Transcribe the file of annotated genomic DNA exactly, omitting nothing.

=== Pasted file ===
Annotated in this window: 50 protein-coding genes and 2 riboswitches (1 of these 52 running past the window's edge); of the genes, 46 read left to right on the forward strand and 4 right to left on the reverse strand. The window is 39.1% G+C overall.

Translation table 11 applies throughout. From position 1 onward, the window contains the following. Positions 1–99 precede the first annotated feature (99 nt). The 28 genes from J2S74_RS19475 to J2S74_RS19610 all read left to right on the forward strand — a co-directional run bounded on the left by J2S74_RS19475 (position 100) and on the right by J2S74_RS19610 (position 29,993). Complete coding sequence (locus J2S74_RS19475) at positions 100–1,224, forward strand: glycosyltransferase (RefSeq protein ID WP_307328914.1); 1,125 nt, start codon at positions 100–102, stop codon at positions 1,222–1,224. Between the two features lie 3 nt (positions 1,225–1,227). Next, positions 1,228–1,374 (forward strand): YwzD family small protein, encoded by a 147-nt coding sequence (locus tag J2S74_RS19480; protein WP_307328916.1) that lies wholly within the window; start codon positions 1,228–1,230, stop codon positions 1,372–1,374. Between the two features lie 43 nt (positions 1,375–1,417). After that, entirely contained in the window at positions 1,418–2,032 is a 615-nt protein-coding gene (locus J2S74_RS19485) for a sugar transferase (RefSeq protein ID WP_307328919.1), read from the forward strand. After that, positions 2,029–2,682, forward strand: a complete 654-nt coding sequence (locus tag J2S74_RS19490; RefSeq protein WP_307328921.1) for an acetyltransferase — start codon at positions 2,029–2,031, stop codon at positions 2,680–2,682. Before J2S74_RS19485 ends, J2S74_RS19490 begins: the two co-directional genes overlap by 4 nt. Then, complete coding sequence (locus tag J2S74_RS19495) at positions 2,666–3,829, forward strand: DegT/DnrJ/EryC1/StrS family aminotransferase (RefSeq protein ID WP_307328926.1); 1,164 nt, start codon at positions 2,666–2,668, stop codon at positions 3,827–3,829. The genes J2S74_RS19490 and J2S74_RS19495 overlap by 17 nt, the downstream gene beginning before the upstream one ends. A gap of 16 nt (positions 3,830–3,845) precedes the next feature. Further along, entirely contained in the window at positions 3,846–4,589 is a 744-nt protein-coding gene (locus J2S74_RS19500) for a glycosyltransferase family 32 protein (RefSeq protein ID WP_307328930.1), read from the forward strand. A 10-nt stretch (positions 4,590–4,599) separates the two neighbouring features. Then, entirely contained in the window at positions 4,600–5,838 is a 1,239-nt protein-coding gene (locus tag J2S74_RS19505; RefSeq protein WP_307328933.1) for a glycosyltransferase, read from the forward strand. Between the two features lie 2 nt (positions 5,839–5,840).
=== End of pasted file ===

Annotated in this window: 50 protein-coding genes and 2 riboswitches (1 of these 52 running past the window's edge); of the genes, 46 read left to right on the forward strand and 4 right to left on the reverse strand. The window is 39.1% G+C overall.

Translation table 11 applies throughout. From position 1 onward, the window contains the following. Positions 1–99 precede the first annotated feature (99 nt). The 28 genes from J2S74_RS19475 to J2S74_RS19610 all read left to right on the forward strand — a co-directional run bounded on the left by J2S74_RS19475 (position 100) and on the right by J2S74_RS19610 (position 29,993). Complete coding sequence (locus J2S74_RS19475) at positions 100–1,224, forward strand: glycosyltransferase (RefSeq protein ID WP_307328914.1); 1,125 nt, start codon at positions 100–102, stop codon at positions 1,222–1,224. Between the two features lie 3 nt (positions 1,225–1,227). Next, positions 1,228–1,374 (forward strand): YwzD family small protein, encoded by a 147-nt coding sequence (locus tag J2S74_RS19480; protein WP_307328916.1) that lies wholly within the window; start codon positions 1,228–1,230, stop codon positions 1,372–1,374. Between the two features lie 43 nt (positions 1,375–1,417). After that, entirely contained in the window at positions 1,418–2,032 is a 615-nt protein-coding gene (locus J2S74_RS19485) for a sugar transferase (RefSeq protein ID WP_307328919.1), read from the forward strand. After that, positions 2,029–2,682, forward strand: a complete 654-nt coding sequence (locus tag J2S74_RS19490; RefSeq protein WP_307328921.1) for an acetyltransferase — start codon at positions 2,029–2,031, stop codon at positions 2,680–2,682. Before J2S74_RS19485 ends, J2S74_RS19490 begins: the two co-directional genes overlap by 4 nt. Then, complete coding sequence (locus tag J2S74_RS19495) at positions 2,666–3,829, forward strand: DegT/DnrJ/EryC1/StrS family aminotransferase (RefSeq protein ID WP_307328926.1); 1,164 nt, start codon at positions 2,666–2,668, stop codon at positions 3,827–3,829. The genes J2S74_RS19490 and J2S74_RS19495 overlap by 17 nt, the downstream gene beginning before the upstream one ends. A gap of 16 nt (positions 3,830–3,845) precedes the next feature. Further along, entirely contained in the window at positions 3,846–4,589 is a 744-nt protein-coding gene (locus J2S74_RS19500) for a glycosyltransferase family 32 protein (RefSeq protein ID WP_307328930.1), read from the forward strand. A 10-nt stretch (positions 4,590–4,599) separates the two neighbouring features. Then, entirely contained in the window at positions 4,600–5,838 is a 1,239-nt protein-coding gene (locus tag J2S74_RS19505; RefSeq protein WP_307328933.1) for a glycosyltransferase, read from the forward strand. Between the two features lie 2 nt (positions 5,839–5,840).